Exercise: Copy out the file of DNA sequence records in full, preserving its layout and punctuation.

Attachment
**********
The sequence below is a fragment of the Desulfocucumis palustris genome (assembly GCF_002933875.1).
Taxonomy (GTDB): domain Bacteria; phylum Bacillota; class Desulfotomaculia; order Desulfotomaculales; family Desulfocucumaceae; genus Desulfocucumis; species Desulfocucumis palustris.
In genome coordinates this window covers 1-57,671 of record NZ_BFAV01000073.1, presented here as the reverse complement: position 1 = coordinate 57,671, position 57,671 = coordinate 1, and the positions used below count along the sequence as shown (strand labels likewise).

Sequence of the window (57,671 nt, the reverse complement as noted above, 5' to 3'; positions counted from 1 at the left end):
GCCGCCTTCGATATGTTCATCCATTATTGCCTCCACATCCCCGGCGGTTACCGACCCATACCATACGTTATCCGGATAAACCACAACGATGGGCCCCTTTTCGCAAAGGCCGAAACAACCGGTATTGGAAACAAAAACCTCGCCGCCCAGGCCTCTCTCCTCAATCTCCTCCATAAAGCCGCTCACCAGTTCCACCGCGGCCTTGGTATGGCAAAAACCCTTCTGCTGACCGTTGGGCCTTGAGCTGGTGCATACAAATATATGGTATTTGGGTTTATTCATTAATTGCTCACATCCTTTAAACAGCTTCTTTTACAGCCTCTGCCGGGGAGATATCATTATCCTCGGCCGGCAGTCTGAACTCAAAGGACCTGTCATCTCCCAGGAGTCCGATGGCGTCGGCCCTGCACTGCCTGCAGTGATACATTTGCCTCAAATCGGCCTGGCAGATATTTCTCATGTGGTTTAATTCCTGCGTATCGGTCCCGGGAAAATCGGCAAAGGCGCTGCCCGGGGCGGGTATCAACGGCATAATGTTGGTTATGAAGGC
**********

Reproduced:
The sequence below is a fragment of the Desulfocucumis palustris genome (assembly GCF_002933875.1).
Taxonomy (GTDB): domain Bacteria; phylum Bacillota; class Desulfotomaculia; order Desulfotomaculales; family Desulfocucumaceae; genus Desulfocucumis; species Desulfocucumis palustris.
In genome coordinates this window covers 1-57,671 of record NZ_BFAV01000073.1, presented here as the reverse complement: position 1 = coordinate 57,671, position 57,671 = coordinate 1, and the positions used below count along the sequence as shown (strand labels likewise).

Sequence of the window (57,671 nt, the reverse complement as noted above, 5' to 3'; positions counted from 1 at the left end):
GCCGCCTTCGATATGTTCATCCATTATTGCCTCCACATCCCCGGCGGTTACCGACCCATACCATACGTTATCCGGATAAACCACAACGATGGGCCCCTTTTCGCAAAGGCCGAAACAACCGGTATTGGAAACAAAAACCTCGCCGCCCAGGCCTCTCTCCTCAATCTCCTCCATAAAGCCGCTCACCAGTTCCACCGCGGCCTTGGTATGGCAAAAACCCTTCTGCTGACCGTTGGGCCTTGAGCTGGTGCATACAAATATATGGTATTTGGGTTTATTCATTAATTGCTCACATCCTTTAAACAGCTTCTTTTACAGCCTCTGCCGGGGAGATATCATTATCCTCGGCCGGCAGTCTGAACTCAAAGGACCTGTCATCTCCCAGGAGTCCGATGGCGTCGGCCCTGCACTGCCTGCAGTGATACATTTGCCTCAAATCGGCCTGGCAGATATTTCTCATGTGGTTTAATTCCTGCGTATCGGTCCCGGGAAAATCGGCAAAGGCGCTGCCCGGGGCGGGTATCAACGGCATAATGTTGGTTATGAAGGC